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A binary file is a computer file which may contain any type of data, encoded in binary form for computer storage and processing purposes; for example, computer document files containing formatted text. Many binary file formats contain parts that can be interpreted as text; binary files that contain only textual data - without, for example, any formatting information - are called plain text files. In many cases, plain text files are considered to be different from binary files because binary files are made up of more than just plain text.

[edit] Binary file formats

Binary files are usually thought of as being a sequence of bytes, which means the binary digits (bits) are grouped in eights. Binary files typically contain bytes that are intended to be interpreted as something other than text characters. Compiled computer programs are typical examples; indeed, compiled applications (object files) are sometimes referred to, particularly by programmers, as binaries. But binary files can also contain images, sounds, compressed versions of other files, etc. — in short, any type of file content whatsoever.

Some binary files contain headers, blocks of metadata used by a computer program to interpret the data in the file. For example, a GIF file can contain multiple images, and headers are used to identify and describe each block of image data. If a binary file does not contain any headers, it may be called a flat binary file.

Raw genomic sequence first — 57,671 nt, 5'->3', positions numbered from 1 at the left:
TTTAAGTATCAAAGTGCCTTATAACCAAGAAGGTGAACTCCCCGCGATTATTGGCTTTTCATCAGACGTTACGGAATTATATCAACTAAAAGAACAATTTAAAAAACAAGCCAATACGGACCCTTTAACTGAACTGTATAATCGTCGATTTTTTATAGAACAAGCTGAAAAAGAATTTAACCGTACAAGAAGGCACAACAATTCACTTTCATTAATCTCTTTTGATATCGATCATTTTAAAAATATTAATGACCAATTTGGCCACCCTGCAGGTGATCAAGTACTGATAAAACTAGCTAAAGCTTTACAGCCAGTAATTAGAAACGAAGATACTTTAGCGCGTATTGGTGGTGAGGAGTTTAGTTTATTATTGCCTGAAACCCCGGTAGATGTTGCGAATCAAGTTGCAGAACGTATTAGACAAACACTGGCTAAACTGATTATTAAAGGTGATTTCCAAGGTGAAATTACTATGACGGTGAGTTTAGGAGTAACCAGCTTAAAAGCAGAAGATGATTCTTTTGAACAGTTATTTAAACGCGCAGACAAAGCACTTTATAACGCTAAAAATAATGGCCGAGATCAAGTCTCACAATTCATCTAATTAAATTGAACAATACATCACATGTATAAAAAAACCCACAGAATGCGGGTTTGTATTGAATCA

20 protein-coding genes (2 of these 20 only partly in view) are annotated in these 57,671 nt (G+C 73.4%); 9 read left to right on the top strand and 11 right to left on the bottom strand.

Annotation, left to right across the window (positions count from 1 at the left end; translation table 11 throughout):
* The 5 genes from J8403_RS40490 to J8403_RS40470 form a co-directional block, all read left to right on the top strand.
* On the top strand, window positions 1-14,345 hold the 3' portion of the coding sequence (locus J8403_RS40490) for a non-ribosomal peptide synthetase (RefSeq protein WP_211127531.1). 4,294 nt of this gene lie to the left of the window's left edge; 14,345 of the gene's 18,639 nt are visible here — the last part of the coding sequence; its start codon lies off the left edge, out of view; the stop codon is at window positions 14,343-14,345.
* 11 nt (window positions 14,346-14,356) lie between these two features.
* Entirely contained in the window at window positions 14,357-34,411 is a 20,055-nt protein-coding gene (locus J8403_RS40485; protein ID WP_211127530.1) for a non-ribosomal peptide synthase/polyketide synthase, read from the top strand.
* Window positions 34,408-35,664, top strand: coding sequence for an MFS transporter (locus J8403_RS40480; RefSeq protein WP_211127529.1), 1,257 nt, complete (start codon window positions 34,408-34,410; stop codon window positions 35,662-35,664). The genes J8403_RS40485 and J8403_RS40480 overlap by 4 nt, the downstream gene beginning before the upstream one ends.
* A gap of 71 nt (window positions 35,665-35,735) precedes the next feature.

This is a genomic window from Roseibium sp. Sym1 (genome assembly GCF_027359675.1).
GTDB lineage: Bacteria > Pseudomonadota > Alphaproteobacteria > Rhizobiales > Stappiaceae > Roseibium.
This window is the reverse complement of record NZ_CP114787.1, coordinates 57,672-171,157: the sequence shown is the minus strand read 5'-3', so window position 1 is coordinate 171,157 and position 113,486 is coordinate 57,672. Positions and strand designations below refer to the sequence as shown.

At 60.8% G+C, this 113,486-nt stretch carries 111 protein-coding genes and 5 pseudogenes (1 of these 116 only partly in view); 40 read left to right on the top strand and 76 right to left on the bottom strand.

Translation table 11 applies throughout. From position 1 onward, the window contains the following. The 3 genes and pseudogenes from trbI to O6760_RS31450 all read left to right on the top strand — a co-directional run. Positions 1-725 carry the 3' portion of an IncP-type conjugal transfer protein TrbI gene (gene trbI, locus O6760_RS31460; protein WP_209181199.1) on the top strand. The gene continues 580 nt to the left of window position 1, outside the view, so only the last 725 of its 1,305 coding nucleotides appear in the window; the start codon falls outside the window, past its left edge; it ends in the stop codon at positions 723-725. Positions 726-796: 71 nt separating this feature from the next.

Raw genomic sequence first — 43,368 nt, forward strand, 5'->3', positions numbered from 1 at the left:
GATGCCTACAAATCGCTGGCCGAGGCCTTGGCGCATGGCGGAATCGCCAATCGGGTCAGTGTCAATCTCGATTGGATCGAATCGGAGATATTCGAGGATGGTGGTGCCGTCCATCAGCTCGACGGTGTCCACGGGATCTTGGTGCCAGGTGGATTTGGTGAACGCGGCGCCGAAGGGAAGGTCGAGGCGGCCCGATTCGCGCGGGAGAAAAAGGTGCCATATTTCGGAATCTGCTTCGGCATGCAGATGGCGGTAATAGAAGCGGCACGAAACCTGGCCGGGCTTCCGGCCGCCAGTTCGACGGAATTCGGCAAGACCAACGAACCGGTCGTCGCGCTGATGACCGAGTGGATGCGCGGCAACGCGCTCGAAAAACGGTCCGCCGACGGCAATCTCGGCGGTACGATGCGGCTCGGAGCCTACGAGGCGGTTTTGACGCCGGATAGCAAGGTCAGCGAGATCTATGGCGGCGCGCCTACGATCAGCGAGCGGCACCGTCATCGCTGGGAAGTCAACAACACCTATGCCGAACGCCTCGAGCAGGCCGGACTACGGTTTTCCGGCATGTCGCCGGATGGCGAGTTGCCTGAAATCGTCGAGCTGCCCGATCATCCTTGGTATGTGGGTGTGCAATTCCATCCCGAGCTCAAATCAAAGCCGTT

[edit] Manipulating binary files

To send binary files through certain systems (such as e-mail) that do not allow all data values, they are often translated into a plain text representation (using, for example, Base64). This encoding has the disadvantage of increasing the file's size by approximately 30% during the transfer, as well as requiring translation back into binary after receipt. See Binary to text encoding for more on this subject.

Microsoft Windows allows the programmer to specify a system call parameter indicating if a file is text or binary; Unix does not, and treats all files as binary. This reflects the fact that the distinction between the two types of files is to a certain extent arbitrary.

[edit] Viewing binary files

If you open a binary file in a text editor, each group of eight bits will typically be translated as a single character, and you will see a (probably unintelligible) display of textual characters. If you were to open it in some other application, that application will have its own use for each byte: maybe the application will treat each byte as a number and output a stream of numbers between 0 and 255 — or maybe interpret the numbers in the bytes as colors and display the corresponding picture. If the file is itself treated as an executable and run, then the computer will attempt to interpret the file as a series of instructions in its machine language.

A hex editor may be used to view hexadecimal (and possibly also decimal, binary or ASCII character) values for corresponding bytes of a binary file. The bytes may then be manipulated by changing the hexadecimal value in the hex editor.

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